First 10 GB/s SSD Flash Drive Coming This Summer – And It’s OCP-Compliant
Seagate Technology today unveiled what it said is the fastest single flash-based solid-state drive (SSD), with throughput performance of 10 GB/s. Targeting hyperscale data centers, data-intensive enterprises and HPC, the company said the unit – scheduled for release this summer – meets Open Compute Project (OCP) specifications.
The unit is more than 4GB/s faster than the next-fastest flash-based SSD on the market, according to Seagate. In meeting the OCP storage specifications driven by Facebook, Seagate said it will reduce the power consumption and costs associated with operating at this level of performance.
The unit’s 10GB/s SSD technology accommodates 16-lane PCIe slots. Seagate also is finalizing a second unit for eight-lane PCIe slots, delivering throughput of 6.7GB/s, the fastest in the eight-lane card category, according to Seagate.
Seagate’s Tony Afshary, director of product marketing, flash, told EntepriseTech that as the demand for faster data movement grows for servers in web services environments, “the ability to have an application take full advantage of what you can send to the processor is critical.”
“In the hyperscale space, customers have the workloads to take full advantage of what the PCIe bandwidth can provide for them,” Afshary said. “The fact that you can have high density, high performance, and reliable flash storage in a compute node that can serve what the application is demanding is important.”
While the unit supports OCP specifications, Afshary said the technology works with any system that supports the Non-Volatile Memory Express (NVMe) protocol, developed by Seagate and other consortium members to reduce bottlenecks by cutting layers of commands for a simpler language between flash devices. The unit can be used in an all-flash array or as an accelerated flash tier with hard-disk drives for a less costly hybrid storage alternative.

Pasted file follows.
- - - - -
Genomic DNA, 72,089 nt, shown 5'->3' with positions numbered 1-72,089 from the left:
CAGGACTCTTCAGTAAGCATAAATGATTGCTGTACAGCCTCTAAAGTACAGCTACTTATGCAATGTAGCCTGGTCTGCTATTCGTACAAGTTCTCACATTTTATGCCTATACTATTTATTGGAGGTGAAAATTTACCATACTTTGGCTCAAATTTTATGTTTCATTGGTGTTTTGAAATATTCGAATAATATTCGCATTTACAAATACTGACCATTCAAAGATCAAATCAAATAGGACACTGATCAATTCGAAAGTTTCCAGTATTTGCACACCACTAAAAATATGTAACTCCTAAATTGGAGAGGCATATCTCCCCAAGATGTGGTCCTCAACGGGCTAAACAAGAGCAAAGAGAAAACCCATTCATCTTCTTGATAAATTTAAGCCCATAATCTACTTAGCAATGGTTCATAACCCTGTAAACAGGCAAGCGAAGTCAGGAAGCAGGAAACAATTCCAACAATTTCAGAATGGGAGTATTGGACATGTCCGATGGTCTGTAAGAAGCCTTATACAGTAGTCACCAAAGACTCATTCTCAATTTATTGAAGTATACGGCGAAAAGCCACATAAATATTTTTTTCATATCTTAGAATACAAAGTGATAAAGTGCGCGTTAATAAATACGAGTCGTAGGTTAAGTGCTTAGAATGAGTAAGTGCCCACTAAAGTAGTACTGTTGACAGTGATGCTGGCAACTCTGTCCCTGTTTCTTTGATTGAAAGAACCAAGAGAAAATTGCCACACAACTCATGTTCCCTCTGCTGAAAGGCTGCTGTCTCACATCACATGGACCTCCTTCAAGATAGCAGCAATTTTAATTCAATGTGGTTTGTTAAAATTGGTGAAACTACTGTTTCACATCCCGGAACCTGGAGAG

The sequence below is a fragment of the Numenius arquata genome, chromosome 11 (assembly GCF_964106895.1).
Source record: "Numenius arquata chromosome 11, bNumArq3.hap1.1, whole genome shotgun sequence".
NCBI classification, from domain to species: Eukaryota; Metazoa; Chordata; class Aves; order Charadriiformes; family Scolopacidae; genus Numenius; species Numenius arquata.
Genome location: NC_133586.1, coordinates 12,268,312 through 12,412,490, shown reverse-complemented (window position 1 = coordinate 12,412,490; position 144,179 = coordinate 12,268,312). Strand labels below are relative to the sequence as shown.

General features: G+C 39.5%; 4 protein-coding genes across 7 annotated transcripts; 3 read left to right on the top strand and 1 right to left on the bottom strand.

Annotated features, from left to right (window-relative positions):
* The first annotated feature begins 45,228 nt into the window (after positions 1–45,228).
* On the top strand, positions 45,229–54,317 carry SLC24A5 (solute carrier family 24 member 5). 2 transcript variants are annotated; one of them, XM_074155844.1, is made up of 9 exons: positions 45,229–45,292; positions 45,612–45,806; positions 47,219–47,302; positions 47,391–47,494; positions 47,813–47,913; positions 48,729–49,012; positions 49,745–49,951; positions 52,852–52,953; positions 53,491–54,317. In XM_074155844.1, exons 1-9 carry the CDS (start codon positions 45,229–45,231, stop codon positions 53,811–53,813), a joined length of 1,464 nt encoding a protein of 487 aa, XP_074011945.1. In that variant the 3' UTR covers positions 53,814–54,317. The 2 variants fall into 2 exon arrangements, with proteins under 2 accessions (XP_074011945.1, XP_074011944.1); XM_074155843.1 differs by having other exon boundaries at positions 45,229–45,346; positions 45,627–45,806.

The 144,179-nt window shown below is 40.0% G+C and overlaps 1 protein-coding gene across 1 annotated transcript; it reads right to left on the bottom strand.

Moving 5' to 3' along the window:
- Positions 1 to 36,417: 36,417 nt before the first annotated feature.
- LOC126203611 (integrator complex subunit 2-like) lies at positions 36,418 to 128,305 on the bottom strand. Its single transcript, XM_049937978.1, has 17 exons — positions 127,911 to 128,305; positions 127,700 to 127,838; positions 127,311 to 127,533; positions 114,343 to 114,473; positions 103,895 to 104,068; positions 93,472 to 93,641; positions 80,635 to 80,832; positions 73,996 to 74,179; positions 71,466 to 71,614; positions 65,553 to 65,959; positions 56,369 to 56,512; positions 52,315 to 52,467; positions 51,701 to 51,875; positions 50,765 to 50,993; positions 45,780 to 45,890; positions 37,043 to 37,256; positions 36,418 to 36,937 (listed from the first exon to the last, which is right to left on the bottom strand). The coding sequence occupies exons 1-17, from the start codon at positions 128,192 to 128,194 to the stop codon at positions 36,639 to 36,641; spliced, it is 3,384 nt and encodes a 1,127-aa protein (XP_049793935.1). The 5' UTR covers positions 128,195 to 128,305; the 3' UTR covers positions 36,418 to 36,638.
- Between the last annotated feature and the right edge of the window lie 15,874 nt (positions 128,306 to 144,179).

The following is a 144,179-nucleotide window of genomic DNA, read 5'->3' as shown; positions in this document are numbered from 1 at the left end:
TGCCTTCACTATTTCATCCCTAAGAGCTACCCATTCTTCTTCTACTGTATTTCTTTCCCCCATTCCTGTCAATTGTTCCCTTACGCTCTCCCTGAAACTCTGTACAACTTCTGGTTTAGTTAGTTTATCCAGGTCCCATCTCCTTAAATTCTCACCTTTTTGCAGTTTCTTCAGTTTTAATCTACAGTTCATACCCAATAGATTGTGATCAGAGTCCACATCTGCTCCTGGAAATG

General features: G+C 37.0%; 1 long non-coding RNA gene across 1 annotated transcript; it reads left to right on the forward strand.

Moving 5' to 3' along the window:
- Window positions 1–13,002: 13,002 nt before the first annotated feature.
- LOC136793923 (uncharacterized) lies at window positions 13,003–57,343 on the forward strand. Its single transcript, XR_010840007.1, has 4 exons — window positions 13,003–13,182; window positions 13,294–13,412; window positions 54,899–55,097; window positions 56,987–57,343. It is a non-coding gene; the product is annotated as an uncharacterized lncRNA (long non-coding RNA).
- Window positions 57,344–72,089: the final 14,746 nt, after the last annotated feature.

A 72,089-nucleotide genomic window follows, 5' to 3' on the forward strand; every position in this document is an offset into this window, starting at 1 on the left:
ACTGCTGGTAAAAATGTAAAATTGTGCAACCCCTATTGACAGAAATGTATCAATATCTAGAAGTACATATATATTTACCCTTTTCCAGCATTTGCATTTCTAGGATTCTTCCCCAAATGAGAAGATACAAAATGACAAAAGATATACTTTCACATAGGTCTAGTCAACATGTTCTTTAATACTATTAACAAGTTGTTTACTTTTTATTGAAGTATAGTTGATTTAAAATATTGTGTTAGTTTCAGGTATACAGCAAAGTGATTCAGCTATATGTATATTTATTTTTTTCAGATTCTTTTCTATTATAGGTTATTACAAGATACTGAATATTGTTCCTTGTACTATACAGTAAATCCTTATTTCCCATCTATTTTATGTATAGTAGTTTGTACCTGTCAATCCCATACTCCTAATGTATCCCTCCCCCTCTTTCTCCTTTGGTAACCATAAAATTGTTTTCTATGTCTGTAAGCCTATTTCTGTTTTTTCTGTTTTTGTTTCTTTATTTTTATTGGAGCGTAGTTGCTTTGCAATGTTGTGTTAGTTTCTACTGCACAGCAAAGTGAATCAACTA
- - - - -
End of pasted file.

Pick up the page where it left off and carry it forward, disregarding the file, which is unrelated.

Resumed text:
Gregory Wong, founder and principal analyst at Forward Insights, said “technology advancements continue to stretch the limits of SSD speed and performance due to growing enterprise demands that require fast data processing at scale. Seagate has effectively rewritten the rules for performance with this latest SSD unit. Based on our latest analysis, Seagate is already the leading provider to the emerging PCIe OCP market.”
Afshary said that as flash-based SSDs become more powerful and pricing moderates, flash is moving toward the mainstream.
“You no longer have to treat flash as a special tier of data or something that only can contain the hottest data,” he said. “It can be anything – any kind of mixed workload with different kinds of applications. What that will do is simplify the infrastructure build out. You still have the archival form, and that’s easy to do, and there are cheap prices for that kind of storage. But now with flash, you don’t have to go through the pain of having to tier or deciding what data to put on it, you can put anything you like on it.”
Besides web services and hyperscale, the high-end SSD also is directed at organizations processing data for object storage or in real-time, such as financial services companies, as well as HPC, where organizations use flash to accelerate data collection and data harvesting from cold storage, according to Afshary.
“This form factor is very attractive and the NVMe protocol is very attractive for those kinds of workloads,” he said. “Not so much as the final resting place but as an acceleration and container of hot data for data analytics of everything you collect. With HPC, the majority of data resides in ultra-fast memory, but data needs to get moved from that and thrown into storage for additional analysis, and that’s where flash helps for speeding up repetitive reads and speeding up metadata.”
Seagate said the 16- and eight-lane SSD units have already been made available to customers. They will be on display at the Open Compute Project Summit 2016 in San Jose later this week.